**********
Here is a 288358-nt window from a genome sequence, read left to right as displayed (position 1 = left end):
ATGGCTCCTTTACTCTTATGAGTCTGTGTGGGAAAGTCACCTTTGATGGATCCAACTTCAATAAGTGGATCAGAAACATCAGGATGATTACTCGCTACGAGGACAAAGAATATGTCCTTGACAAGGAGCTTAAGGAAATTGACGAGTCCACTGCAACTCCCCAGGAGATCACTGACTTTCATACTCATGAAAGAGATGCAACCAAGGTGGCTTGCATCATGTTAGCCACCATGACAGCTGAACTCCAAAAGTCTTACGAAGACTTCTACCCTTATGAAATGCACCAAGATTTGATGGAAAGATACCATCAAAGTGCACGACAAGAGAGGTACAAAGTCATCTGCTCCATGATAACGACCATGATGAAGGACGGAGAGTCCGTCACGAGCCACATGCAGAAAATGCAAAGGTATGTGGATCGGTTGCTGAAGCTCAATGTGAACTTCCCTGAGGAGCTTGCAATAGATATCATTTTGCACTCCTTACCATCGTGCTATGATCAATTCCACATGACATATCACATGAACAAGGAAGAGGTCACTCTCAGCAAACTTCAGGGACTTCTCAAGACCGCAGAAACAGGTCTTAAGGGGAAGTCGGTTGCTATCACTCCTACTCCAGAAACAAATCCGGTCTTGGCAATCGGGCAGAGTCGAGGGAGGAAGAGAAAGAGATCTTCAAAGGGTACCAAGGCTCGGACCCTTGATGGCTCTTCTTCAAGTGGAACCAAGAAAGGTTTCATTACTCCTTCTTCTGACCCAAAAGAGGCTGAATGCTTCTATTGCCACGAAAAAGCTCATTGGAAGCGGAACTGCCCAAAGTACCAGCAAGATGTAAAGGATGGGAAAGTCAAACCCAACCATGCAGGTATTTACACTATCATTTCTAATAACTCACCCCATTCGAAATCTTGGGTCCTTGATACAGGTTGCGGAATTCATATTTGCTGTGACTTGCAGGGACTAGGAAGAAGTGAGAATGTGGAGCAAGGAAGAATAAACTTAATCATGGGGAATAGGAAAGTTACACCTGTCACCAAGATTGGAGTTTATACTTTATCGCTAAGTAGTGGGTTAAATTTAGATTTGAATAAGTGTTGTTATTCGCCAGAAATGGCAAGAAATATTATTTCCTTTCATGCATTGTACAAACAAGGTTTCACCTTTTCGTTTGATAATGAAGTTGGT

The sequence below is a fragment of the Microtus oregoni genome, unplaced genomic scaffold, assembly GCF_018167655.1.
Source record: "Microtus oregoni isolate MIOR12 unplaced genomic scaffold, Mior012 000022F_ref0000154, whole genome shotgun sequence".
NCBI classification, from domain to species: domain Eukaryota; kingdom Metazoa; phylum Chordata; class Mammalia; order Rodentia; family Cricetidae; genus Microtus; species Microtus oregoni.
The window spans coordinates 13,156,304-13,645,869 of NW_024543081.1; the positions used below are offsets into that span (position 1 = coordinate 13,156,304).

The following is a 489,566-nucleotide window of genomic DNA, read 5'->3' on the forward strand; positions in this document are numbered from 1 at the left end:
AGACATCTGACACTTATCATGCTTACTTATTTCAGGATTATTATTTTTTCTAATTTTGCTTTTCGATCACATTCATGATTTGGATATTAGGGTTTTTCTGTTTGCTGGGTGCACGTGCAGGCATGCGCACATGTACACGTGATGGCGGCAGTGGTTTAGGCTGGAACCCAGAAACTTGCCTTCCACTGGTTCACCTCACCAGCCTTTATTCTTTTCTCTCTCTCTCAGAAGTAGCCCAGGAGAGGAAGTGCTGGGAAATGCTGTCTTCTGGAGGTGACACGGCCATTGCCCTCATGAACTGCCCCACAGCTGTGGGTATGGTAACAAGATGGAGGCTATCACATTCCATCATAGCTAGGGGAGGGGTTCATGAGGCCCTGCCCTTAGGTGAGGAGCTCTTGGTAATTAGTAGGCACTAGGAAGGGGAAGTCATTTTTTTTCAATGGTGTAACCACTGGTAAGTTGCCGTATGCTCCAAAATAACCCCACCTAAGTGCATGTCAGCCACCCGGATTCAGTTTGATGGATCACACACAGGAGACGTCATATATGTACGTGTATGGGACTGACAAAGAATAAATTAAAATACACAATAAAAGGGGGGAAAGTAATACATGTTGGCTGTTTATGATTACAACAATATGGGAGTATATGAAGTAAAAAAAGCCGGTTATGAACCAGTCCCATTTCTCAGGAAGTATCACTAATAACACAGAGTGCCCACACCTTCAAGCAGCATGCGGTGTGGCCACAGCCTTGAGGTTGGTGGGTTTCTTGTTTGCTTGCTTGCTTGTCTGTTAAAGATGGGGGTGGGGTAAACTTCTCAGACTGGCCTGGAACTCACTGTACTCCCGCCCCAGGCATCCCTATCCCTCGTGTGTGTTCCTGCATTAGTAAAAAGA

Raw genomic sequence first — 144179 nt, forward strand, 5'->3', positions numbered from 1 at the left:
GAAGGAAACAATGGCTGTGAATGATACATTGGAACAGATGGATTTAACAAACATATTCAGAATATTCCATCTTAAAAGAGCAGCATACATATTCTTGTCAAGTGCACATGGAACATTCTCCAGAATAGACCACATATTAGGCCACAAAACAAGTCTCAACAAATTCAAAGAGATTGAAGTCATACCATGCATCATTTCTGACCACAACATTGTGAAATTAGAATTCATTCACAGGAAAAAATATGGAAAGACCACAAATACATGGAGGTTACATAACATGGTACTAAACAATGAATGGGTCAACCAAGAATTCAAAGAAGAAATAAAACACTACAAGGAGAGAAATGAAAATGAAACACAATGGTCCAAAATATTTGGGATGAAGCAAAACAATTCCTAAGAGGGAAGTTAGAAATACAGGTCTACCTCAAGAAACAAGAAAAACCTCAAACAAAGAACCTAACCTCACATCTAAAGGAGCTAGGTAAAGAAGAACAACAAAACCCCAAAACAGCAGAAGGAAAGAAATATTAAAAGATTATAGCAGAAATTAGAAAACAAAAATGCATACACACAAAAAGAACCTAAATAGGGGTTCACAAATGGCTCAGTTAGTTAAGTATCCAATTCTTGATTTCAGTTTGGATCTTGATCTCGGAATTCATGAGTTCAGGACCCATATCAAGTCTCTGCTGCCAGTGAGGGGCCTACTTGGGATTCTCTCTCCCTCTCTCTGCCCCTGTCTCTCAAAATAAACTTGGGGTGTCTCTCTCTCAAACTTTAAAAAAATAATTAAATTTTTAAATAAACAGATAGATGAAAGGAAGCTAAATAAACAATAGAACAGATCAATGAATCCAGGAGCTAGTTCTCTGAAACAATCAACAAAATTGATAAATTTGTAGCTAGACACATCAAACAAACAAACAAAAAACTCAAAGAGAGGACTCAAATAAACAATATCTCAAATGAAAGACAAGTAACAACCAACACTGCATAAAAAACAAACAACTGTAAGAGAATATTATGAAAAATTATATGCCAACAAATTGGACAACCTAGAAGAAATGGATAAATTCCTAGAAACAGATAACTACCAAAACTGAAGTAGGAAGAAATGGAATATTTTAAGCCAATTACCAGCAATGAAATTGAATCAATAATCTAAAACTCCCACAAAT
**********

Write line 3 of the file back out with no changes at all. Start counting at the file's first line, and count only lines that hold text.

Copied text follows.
The sequence below is a fragment of the Microtus oregoni genome, unplaced genomic scaffold, assembly GCF_018167655.1.